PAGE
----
Recent Progress in Online Communication Tools for Urban Planning: A Comparative Study of Polish and German Municipalities

Recent Progress in Online Communication Tools for Urban Planning: A Comparative Study of Polish and German Municipalities

Lukasz Damurski (Wroclaw University of Technology, Wroclaw, Poland)
Copyright: © 2016 |Pages: 16
DOI: 10.4018/IJEPR.2016010103
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Abstract

This comparative analysis of Polish and German online communication tools for urban planning follows a similar study conducted in 2012. A comprehensive method for analysis of e-participation tools including three complimentary criteria: “transparency”, “spatiality” and “interactivity” is now enhanced with mobile applications for planning. Using the same research sample (the biggest regional capital cities) enables the comparison of the ICT tools in the years 2012-2015. The results show how public planning institutions improve and develop their online communication in urban planning processes in line with the contemporary trends and citizens' expectations. They also point to the emerging standards in e-participation in urban planning, evidently similar in Poland and Germany despite different historical background as well as socio-political and technological contexts.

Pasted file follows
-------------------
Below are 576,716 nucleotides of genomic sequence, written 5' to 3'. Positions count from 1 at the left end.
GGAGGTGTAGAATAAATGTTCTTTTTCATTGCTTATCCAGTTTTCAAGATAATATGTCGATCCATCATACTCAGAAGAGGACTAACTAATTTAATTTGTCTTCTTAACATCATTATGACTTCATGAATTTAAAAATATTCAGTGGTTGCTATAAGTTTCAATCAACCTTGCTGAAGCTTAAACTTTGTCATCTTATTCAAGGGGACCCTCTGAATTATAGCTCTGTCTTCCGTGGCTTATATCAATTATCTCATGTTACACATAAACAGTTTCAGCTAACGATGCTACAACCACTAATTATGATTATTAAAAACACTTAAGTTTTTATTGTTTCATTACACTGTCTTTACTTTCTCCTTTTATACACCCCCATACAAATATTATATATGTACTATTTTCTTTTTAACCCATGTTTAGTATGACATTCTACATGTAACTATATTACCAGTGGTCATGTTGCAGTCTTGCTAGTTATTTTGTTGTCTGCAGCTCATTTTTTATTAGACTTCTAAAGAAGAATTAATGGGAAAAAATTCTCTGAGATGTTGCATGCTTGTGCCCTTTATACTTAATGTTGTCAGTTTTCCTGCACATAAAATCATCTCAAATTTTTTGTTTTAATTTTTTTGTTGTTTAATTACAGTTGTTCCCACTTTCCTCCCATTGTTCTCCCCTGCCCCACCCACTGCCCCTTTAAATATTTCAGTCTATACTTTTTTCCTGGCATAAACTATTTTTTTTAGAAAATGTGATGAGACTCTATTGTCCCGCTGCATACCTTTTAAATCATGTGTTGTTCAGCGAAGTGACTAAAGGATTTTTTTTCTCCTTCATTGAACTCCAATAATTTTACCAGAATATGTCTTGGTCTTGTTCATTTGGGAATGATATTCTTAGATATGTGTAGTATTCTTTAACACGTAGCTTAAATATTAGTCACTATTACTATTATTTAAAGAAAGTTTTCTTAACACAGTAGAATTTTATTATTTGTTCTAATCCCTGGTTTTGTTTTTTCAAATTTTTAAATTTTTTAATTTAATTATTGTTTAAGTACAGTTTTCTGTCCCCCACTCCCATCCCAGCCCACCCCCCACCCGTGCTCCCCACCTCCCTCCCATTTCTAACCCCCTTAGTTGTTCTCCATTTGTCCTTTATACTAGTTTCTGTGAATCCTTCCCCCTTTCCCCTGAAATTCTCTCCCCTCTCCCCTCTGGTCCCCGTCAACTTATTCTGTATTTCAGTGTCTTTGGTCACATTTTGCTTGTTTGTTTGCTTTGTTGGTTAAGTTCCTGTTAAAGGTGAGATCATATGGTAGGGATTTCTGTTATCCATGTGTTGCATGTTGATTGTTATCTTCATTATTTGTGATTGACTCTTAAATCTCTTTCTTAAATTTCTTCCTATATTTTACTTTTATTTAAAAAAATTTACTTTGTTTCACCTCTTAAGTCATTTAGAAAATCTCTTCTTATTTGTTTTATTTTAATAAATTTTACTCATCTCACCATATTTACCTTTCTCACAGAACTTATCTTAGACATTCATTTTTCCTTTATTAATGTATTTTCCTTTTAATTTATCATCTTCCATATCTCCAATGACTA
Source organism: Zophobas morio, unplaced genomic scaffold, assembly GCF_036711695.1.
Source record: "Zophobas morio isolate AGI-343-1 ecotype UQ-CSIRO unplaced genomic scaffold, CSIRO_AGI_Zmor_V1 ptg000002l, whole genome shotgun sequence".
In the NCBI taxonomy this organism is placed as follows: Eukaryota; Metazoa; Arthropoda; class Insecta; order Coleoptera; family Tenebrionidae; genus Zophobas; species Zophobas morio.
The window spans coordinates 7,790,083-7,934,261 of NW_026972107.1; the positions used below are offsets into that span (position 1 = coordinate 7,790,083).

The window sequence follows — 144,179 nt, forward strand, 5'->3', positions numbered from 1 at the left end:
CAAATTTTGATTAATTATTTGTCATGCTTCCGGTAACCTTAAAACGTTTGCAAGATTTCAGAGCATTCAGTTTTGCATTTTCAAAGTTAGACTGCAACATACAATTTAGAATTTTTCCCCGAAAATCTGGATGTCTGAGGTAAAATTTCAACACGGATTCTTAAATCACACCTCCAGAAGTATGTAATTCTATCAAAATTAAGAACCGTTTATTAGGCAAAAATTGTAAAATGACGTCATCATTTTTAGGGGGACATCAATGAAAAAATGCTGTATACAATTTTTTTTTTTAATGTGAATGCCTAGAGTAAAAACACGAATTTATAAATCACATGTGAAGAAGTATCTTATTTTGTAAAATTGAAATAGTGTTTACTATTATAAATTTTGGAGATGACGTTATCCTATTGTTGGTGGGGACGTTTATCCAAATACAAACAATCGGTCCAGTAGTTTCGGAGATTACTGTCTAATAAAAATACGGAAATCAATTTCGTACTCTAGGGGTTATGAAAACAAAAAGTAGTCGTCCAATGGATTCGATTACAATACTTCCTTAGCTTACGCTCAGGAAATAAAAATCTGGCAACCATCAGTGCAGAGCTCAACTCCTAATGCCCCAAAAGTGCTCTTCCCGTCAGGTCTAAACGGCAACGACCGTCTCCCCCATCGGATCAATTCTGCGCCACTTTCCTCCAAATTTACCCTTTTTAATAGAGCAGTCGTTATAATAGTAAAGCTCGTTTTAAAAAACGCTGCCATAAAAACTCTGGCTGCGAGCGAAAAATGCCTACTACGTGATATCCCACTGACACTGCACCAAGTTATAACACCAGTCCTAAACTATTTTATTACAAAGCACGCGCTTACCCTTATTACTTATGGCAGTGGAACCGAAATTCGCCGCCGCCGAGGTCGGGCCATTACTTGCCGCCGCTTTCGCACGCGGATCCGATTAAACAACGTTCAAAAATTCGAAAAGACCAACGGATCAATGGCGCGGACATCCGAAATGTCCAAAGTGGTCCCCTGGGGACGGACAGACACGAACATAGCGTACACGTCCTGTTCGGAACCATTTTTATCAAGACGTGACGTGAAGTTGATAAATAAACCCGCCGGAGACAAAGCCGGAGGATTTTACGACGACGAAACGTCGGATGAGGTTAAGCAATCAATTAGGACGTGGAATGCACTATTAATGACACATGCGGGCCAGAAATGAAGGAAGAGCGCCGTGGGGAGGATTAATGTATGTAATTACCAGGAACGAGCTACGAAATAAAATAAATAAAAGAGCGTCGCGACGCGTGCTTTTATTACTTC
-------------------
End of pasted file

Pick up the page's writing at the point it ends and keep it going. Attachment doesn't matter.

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Planning Contexts In Poland And Germany

The main purpose of this paper is to compare the development of e-participation in Western European countries with long democratic traditions and in the regions of Eastern Europe where democracy was reestablished in the last 25 years. On a continent shattered by two world wars, persisting political and ideological differences are a central issue in the discussion about governance and participation. In the period of the Iron Curtain, the contrast between Eastern and Western Europe, the poor versus the wealthy, the plan versus the market, and authoritarian versus democratic rule was very evident (see Bunnin & Duessel, 2006). Then, the system transformation in the post-socialist block brought the reintroduction of democracy, and since then the range of citizen participation on various levels of public administration, including local spatial planning, is being constantly extended.

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